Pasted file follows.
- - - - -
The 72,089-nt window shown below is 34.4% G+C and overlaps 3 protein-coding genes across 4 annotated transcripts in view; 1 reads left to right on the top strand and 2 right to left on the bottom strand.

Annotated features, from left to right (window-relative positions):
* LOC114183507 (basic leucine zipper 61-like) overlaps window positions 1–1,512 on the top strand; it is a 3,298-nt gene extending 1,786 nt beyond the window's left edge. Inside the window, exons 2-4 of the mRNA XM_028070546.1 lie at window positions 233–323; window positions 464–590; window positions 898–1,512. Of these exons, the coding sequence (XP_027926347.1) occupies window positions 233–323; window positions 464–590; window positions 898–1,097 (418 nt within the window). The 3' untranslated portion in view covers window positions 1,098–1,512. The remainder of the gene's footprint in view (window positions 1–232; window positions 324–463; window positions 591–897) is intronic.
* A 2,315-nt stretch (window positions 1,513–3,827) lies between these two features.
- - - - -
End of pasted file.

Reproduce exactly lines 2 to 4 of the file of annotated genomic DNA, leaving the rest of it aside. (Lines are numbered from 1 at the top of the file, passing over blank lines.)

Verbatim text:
Annotated features, from left to right (window-relative positions):
* LOC114183507 (basic leucine zipper 61-like) overlaps window positions 1–1,512 on the top strand; it is a 3,298-nt gene extending 1,786 nt beyond the window's left edge. Inside the window, exons 2-4 of the mRNA XM_028070546.1 lie at window positions 233–323; window positions 464–590; window positions 898–1,512. Of these exons, the coding sequence (XP_027926347.1) occupies window positions 233–323; window positions 464–590; window positions 898–1,097 (418 nt within the window). The 3' untranslated portion in view covers window positions 1,098–1,512. The remainder of the gene's footprint in view (window positions 1–232; window positions 324–463; window positions 591–897) is intronic.
* A 2,315-nt stretch (window positions 1,513–3,827) lies between these two features.